It lacks clear legal definition and is complicated by ethical challenges. The system of response is different depending on where you live. What are the risk factors? What can we do to protect ourselves and our loved ones? What is our responsibility to intervene for those in need? Join me as we explore the issues behind elder abuse, neglect, and exploitation. Stay tuned: My name is Robert Gentzler. I’m grateful for your willingness to be here today and to give time to this serious and important topic which I believe is only going to continue to grow. With 76 million boomers aging and the leading edge has turned 70 I don’t believe that congregational leaders can put their heads in the sand any longer.
Today a small group of church leaders and members are meeting to learn about elder abuse, neglect, and exploitation. For many in the room, this will be their first in depth conversation about elder abuse: I’m not aware of many areas of the country that’s doing what we’re doing right here today. It’s just a void. It’s just been a void out there and people have not talked about it, and the information is just not readily available so somebody’s got to do it. Why learn about elder abuse? What is elder abuse? How do we define elder abuse and what are the signs of abuse? What should we be looking for? The questions are simple but the answers are not. There is no federal legal definition of elder abuse which means no national trends statistics and data are available: The National Center on Elder Abuse defines elder abuse this way.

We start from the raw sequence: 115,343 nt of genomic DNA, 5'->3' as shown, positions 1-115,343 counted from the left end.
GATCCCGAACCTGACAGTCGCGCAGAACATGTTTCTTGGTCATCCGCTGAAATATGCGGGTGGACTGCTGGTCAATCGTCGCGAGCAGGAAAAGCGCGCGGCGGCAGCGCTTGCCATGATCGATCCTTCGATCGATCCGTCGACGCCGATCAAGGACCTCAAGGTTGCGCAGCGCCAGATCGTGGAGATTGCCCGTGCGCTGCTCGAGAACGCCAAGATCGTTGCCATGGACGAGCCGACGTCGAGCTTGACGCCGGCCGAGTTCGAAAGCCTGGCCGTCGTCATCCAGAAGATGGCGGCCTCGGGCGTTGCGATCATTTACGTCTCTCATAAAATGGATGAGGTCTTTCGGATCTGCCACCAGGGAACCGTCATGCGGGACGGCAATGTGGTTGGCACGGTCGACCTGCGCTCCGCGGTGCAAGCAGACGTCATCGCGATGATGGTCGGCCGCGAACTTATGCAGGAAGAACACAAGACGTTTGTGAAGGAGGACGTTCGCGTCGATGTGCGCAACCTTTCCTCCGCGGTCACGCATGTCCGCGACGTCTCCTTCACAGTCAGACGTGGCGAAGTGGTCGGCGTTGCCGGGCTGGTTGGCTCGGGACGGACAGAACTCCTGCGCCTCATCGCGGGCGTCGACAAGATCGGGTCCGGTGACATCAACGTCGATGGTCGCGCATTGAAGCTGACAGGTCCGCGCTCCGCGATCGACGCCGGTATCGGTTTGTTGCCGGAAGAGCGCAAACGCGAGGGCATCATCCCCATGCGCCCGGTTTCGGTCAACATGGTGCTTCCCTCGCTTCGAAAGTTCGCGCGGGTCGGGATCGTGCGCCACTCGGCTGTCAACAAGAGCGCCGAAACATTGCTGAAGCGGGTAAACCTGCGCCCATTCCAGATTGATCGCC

Elder abuse is any knowing, intending, or careless act that causes harm or serious risk of harm to an older person physically, mentally, emotionally, financially. Where does elder abuse occur? Where does it occur? Typically elder abuse tends to happen outside of adult care facilities. Of course things happen in assisted living facilities or in nursing home facilities but elder abuse generally occurs in the vulnerable adult’s own home. Who are victims of elder abuse? Well, both men and women are victims of elder abuse. However the typical victim is a woman, normally between the ages of 70 and 89 who is frail and who is cognitively impaired in some way, shape, or form: Older people control the majority of wealth in this country and their kids know it, their grandkids know it, their neighbors know it and certainly the con artists know it so they go where the money is: I think often in the news the kind of strangers scams get a lot of attention.